Just arrived in Johannesburg, South Africa where I am staying the night as a tourist before I head on to Lilongwe. As I walked off the plane, I struck up a conversation with a fellow beside me, hoping to find a companion to share a taxi with into the city. Not going that way he instead suggested I consider taking the new light rail – launched as part of the preparations for the 2010 World Cup. Since I haven’t been here before, I am curious to know how much of Jo’burg (and South Africa’s) modern look is due to sustained economic growth, and how much of it is due to enormous investment to prepare the city for the influx of football fans two years ago? Does it matter?
City infrastructure is still quite shiny and new-looking – the airport here is as modern or better than any I’ve seen anywhere in the world – the highways are free of cracks. Maybe this is due to a beauty make-over or maybe not. Factories and skyscrapers dot the skyline, shopping malls are on every corner, international consumer goods and luxury product brand names are everywhere. A huge and growing (and aspiring) middle class is supporting all of this.
The neighbourhood where I am staying tonight, Soweto – actually a city in its own right – was the site of the world-famous 1976 “Soweto Uprising” against reform of the education system in a way that discriminated against blacks. Historically Soweto was the site of black labourers who were imported from other countries to help build the railroads and work in the mines and were placed in “townships”. These were labour camps – perhaps similar to the ones in the United Arab Emirates and other Gulf countries that have received international media attention and focus in international academic journals. So, on the recommendation of a German traveller I met while bussing from Zambia to Malawi, I decided to stay in a guesthouse in Soweto during my one night in Johannesburg, South Africa.
Arriving at the airport with only 20 hours to explore before flying out again, I decided I would rather take public transport to the guesthouse on the other side of the city. This would give me a chance to have an informal tour of Jo’burg, meet some local people, and save money! The tourism authorities in the airport thought I was crazy but at my request they sketched out the route for me – explaining I would need to take three different buses, where I should transfer and how much it would cost. The journey would run me about 29 rand (less than 4 dollars) in comparison to over 300 for a taxi (a bit less than 40 dollars).
So nearly two hours later, I found myself in the bustling bus station in Soweto. To get to my guest house I would need to find a public phone. A street vendor nearby had a wireless phone sitting on a table next to other assorted goods. She charged me 2 rand (25 cents USD) to call the guesthouse to come and pick me up. As I waited, I introduced myself and struck up a conversation. I asked “Polite” about how she had come by the avocadoes she was selling. Every couple of days she makes a long trip to the produce market (similar to the one I just made) to purchase fruits and vegetables to sell at her stall. Business had been slow that day, as it was a Sunday and it had been colder than usual. At that point I noticed she was selling delicious-looking salted peanuts so I purchased a bag for 2 rand. :) Curious to learn more about her business, I asked her other questions. I learned that she did not pay to rent the spot on the sidewalk where she was sitting (in my experience, they usually do) but that she did pay 60 rand a month for a storage space across the street. Polite’s voice lowered then, and she said she was working towards moving everything to a new location – a storage space and stall in one – but that this would cost her 100 rand a month, and that she didn’t have the means at that time. She said things are hard and she struggles to make ends meet. I suggested that she could be proud of having the courage and the strength to work for herself. She nodded, saying that she much preferred self-employment than answering to a boss. In the photo (see inset), you can see the limited inventory she works with and the single-serving-size model used by many street vendors in developing countries serving low-income consumers who live from day to day. She is laughing – because she is shy that I wanted to take a photo of her business. Isn’t that beautiful? :)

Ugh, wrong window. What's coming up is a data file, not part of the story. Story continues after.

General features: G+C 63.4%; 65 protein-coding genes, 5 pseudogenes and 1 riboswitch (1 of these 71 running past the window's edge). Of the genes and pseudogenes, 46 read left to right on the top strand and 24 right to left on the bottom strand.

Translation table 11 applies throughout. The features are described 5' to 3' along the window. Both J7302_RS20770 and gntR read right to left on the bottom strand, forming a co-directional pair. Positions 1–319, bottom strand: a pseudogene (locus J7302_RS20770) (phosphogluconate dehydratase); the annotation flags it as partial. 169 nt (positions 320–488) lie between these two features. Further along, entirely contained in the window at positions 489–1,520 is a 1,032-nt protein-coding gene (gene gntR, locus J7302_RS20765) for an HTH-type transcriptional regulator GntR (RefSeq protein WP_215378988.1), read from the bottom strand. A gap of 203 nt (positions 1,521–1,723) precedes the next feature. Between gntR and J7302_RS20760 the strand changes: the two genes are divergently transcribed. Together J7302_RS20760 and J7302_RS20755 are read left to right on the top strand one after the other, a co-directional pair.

I thought to myself that Polite could really benefit from micro-credit to expand her business and wondered if there were NGOs in the community that served such needs… Entrepreneurs such as this one, who may be constrained to their neighbourhoods or income status because of lack of mobility, insufficient working capital, or just plain fear of the unknown, often don’t see the trickle down effects of economic expansion, however rapid and sustained it may be. Here is one person who is not part of the growth story and the rub of it is that these people are among those who would benefit the most from it – in relative terms of improved health, welfare, quality of life.